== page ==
“When you enter the land that the Eternal your God is giving you as a heritage. . . you shall take some of the first fruits of the soil, which you harvest from the land that the Eternal your God is giving you, put it in a basket, and got to the place where the Eternal your God will choose to establish the divine name.”
Gratitude—in Hebrew ha-karat ha-tov, literally recognizing the good—is a critical and sometimes difficult virtue to practice. This week’s Torah portion, Ki Tavo bears this out. The parshah opens with a ceremony of thanksgiving in which, each year, the Israelites offer the first fruits of their harvest to the priests in the Temple. In this ritual drama, they recall their history of difficult challenges, celebrate God’s liberating power, and express their gratitude for their blessings.
Commenting on this ritual, Maimonides focuses on the dangers of prosperity, which, if we are not mindful, can leave us spoiled and ungrateful. He notes: “Offering the first fruits is a way people accustom themselves to being generous and a means of limiting the human appetite for more consumption, no only of food but of property…For people who amass fortunes and live in comfort often fall victim to self-centered excesses and arrogance. They tend to abandon ethical considerations out of increasingly selfish concerns. Bringing a basket of first fruits and reciting the prayer promotes humility.”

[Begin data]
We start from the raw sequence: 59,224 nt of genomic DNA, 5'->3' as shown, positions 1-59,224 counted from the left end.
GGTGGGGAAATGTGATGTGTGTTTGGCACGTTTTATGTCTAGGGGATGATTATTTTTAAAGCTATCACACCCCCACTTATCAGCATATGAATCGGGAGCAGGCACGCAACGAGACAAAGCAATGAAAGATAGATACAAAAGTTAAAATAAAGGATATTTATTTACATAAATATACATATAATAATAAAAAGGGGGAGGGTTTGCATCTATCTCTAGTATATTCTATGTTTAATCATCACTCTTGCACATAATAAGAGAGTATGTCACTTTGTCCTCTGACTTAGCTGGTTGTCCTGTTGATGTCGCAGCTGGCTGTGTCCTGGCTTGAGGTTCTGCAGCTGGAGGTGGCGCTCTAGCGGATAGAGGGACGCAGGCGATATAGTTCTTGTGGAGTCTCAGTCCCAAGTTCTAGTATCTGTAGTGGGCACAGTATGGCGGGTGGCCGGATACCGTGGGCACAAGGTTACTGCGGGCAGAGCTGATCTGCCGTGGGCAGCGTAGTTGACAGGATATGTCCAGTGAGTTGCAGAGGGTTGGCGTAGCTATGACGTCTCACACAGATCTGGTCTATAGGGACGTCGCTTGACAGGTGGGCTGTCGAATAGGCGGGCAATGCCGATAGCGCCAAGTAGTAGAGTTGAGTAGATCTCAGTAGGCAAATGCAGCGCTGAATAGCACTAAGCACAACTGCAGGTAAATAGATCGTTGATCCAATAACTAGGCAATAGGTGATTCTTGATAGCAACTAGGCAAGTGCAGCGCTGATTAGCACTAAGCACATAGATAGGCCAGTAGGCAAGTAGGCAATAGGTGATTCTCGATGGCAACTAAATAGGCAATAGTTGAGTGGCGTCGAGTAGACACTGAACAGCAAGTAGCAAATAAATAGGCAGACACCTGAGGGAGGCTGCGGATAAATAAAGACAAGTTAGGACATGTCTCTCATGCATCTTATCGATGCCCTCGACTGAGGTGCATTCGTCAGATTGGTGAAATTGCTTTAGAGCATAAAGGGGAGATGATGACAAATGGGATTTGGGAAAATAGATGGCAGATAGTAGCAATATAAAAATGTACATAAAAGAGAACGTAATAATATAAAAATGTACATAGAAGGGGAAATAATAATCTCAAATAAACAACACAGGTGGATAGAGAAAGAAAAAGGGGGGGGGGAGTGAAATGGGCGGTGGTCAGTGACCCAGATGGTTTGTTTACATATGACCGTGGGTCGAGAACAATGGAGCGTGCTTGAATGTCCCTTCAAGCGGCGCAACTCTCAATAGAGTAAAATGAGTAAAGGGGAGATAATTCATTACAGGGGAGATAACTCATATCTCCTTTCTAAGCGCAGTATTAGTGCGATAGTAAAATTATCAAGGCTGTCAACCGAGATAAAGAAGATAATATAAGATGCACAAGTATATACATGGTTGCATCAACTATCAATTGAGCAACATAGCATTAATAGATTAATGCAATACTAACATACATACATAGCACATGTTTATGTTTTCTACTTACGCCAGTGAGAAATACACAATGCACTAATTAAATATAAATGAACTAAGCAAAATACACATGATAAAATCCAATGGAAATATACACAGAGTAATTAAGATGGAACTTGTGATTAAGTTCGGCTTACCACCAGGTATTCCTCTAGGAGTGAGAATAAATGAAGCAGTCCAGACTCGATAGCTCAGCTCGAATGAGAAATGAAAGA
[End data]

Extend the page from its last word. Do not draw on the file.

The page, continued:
All too often, as Maimonides notes, we fail to recognize the blessings in our lives until they are threatened. As Joni Mitchell famously put it, “You don’t know what you got ‘til it’s gone.” Our challenge is to put the lie to this teaching, to be thankful for what we’ve got before it’s gone.
Psychologist Robert Emmons echoes Maimonides’ concerns in his book, Thanks: How Practicing Gratitude Can Make You Happier. Reflecting on what he calls “the poverty of affluence”, he reminds us that our wealthy, consumerist culture fuels ingratitude with its obsession with what we do not yet have. We are constantly bombarded by messages to buy things we do not need, under the false premise that they will somehow make us happy. But the true path to happiness lies not in acquisition but in gratitude—in wanting what we’ve got.
As we approach the Days of Awe, try to focus just a little more on enjoying what you have and counting your blessings rather than lamenting what you lack. You might begin by keeping a gratitude journal, briefly noting, each day, a blessing or two for which you are thankful. Or just spend ten seconds every morning by starting the day with the traditional prayer in which we give thanks for the greatest blessing of all: being alive.
Modeh/Modah ani l’fanecha melech chai v’kayam sh’hechezarta bi nishmati b’chemlah rabbah emunatechah
I thank you, Eternal Sovereign, for restoring my soul to life—great is your mercy.
And for a great musical rendition of this blessing, done in a medley with the beautiful Appalachian folk song “Bright Morning Stars” see this live performance by Nefesh Mountain: